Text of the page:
Stable Coronary Artery Disease: Bypass Surgery (CABG), Angioplasty/Stent, or Medicines?

Stable Ischemic Heart Disease (SIHD) is also called Stable Coronary Artery Disease.

 In SIHD the cholesterol buildup in the heart arteries narrows the arteries involved and restricts blood flow through the arteries. At rest there is a baseline amount of blood flowing through the heart blood vessels to supply the heart muscle. With exercise the amount blood flowing through the heart arteries increases up to four times the baseline amount.

 At rest in Stable Ischemic Heart Disease there is enough blood flow for the heart muscle. But when the heart has to work harder, the cholesterol buildup that narrows an artery limits the amount of extra blood that can flow through to the heart muscle.

 So the heart muscle can’t get enough blood to function efficiently and symptoms occur. The symptom might be chest pain or shortness of breath with exercise or with emotional stress.

There are then three things we can do to increase blood flow to heart muscle. We can bypass the artery narrowing with bypass surgery (CABG). We can open up the narrowed segment of the artery with balloon angioplasty/stent (called a Percutaneous Intervention [PCI]. And finally we can give medicines that can help the heart muscle function efficiently and help prevent further buildup. This is called Optimal Medical Therapy (OMT) in the European guidelines.

 There are three arteries that supply blood to the heart muscle: the right coronary artery (RCA), the left anterior descending artery(LAD), and the left circumflex artery (LCA). The left anterior descending and the left circumflex are actually branches of another very short artery called the left main artery.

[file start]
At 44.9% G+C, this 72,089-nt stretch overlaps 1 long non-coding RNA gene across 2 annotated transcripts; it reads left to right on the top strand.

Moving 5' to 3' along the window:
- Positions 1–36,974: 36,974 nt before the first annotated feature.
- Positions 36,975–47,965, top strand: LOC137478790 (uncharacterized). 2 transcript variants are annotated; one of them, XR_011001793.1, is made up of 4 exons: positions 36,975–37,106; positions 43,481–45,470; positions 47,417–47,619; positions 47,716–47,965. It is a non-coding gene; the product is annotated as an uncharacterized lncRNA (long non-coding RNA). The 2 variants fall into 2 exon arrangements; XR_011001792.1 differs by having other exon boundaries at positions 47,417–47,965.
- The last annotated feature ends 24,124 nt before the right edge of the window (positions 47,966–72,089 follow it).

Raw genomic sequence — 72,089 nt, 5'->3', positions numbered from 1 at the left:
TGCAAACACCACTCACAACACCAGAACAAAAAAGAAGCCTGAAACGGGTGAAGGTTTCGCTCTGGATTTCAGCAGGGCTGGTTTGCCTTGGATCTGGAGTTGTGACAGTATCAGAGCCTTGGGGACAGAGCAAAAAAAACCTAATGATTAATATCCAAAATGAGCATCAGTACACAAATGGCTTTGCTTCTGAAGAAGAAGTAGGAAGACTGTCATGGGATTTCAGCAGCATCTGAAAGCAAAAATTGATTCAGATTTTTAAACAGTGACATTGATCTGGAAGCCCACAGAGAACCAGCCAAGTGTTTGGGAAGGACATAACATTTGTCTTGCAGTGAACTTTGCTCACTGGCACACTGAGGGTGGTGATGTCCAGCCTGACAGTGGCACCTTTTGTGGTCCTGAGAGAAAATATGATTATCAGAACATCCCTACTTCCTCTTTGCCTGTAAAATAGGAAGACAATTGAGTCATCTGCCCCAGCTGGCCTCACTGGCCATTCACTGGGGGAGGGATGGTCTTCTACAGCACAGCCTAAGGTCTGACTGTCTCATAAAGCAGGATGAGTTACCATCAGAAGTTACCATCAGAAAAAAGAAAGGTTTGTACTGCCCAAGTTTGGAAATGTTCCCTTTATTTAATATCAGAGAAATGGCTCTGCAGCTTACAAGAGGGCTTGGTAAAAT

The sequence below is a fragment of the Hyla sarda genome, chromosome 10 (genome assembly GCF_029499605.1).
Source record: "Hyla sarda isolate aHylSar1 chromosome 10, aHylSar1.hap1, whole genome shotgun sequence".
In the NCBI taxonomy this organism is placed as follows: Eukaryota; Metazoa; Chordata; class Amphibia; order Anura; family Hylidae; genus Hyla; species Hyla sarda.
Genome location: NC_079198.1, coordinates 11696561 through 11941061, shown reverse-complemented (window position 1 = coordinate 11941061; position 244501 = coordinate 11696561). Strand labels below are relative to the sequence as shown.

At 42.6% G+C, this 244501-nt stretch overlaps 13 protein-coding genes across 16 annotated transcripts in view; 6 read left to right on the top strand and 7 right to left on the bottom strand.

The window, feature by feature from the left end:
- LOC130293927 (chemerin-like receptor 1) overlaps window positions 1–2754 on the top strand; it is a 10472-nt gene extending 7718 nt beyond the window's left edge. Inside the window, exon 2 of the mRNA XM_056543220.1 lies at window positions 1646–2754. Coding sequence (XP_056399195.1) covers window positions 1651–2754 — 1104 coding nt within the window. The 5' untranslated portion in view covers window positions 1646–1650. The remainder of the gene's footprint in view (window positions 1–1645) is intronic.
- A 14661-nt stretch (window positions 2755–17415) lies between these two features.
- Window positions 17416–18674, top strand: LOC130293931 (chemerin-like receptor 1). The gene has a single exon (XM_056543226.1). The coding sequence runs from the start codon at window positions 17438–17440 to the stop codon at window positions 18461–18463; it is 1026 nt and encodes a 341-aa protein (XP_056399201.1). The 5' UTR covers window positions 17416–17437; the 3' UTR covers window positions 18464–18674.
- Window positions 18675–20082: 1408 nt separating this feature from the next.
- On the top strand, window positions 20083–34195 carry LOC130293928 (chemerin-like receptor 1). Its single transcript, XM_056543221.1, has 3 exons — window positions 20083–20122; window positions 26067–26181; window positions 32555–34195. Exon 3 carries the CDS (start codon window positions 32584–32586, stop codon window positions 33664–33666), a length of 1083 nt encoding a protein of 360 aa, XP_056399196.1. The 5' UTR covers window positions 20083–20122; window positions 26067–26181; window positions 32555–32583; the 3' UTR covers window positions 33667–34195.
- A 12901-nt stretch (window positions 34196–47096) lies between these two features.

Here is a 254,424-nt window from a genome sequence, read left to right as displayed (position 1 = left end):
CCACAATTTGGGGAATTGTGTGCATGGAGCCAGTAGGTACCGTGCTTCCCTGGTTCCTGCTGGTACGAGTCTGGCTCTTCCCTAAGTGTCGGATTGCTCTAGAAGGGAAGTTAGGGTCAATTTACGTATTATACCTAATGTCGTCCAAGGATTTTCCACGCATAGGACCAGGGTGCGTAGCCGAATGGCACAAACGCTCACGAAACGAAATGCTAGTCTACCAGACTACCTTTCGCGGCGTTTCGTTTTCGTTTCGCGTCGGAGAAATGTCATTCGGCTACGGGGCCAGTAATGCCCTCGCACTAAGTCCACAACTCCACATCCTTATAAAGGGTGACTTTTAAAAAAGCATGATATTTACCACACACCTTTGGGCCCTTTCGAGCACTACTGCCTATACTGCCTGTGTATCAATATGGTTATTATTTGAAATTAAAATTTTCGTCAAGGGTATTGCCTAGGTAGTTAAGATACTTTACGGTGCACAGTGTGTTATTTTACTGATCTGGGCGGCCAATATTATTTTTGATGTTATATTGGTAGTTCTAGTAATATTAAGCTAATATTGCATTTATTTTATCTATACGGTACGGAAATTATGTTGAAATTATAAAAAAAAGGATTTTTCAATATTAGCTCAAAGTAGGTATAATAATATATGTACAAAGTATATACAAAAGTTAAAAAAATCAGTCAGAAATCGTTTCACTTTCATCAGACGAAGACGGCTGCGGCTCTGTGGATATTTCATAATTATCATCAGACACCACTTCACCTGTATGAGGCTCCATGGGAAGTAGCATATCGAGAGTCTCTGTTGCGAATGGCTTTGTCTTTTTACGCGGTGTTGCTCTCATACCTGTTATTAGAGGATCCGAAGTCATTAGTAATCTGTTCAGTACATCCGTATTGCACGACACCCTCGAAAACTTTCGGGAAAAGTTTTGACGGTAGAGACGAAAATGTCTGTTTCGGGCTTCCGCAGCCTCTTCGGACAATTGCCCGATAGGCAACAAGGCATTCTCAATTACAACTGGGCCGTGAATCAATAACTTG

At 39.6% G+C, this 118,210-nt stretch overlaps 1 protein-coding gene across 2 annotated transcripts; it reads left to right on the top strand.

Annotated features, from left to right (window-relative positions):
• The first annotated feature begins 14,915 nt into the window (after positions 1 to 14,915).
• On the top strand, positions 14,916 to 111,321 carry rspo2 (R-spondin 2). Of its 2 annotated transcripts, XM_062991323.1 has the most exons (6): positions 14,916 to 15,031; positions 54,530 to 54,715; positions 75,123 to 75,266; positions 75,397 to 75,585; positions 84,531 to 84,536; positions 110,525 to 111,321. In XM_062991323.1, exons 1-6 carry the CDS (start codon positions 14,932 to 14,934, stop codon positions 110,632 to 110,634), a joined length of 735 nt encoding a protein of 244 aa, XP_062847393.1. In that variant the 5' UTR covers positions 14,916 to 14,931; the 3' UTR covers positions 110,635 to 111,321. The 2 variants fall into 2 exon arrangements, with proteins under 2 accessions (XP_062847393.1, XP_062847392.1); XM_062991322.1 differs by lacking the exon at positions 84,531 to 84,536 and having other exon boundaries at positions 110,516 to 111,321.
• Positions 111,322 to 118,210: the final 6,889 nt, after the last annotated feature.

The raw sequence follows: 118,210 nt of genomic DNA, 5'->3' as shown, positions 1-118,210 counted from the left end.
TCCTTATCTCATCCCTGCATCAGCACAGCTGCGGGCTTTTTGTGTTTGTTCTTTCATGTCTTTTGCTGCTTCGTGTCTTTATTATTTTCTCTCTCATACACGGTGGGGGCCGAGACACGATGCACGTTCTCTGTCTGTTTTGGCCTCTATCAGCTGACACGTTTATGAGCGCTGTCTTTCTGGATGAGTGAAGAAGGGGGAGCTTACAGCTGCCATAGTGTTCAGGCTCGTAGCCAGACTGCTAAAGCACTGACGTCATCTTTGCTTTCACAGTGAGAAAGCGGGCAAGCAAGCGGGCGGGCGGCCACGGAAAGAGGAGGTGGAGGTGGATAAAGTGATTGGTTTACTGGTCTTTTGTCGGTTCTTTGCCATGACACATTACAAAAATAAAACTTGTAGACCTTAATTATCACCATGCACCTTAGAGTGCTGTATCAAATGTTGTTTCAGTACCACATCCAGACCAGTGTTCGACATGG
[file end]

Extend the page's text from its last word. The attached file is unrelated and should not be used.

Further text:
If a person has severe cholesterol buildup throughout all his coronary arteries, then he can be at increased risk of dying. And increasing blood flow by bypass surgery or PCI can markedly decrease his risk of death.

 The 2010 European “Guidelines on Myocardial Revascularization” give clear recommendations on when and how to treat Stable Ischemic Heart Disease (SIHD).

To lessen a person’s risk of death, the Guidelines recommend revascularization in SIHD in patients who have 50% narrowing of the left main coronary artery, a 50% narrowing of the proximal (meaning near the beginning of the artery) LAD, 2 or 3 vessel disease with impaired left ventricular function (usually meaning a decreased ejection fraction measured on echo or other imaging study), proven large area of ischema (> 10% of the left ventricle on an imaging study), a single remaining patent coronary artery with > 50% narrowing.

For a clear graphic summary of the above, see Table 8 on p 2513 (13 on the pdf) of the European guidelines at:

Usually in the above cases coronary artery bypass graft surgery will be recommended rather than angioplasty stent. 

For less severe stable coronary artery disease with symptoms not adequately controlled with medicine, PCI or CABG may be appropriate. Both have advantages and disadvantages.

In the December 12 post I’ll go over how we can determine the risk of bypass surgery and angioplasty/stent using risk scores.

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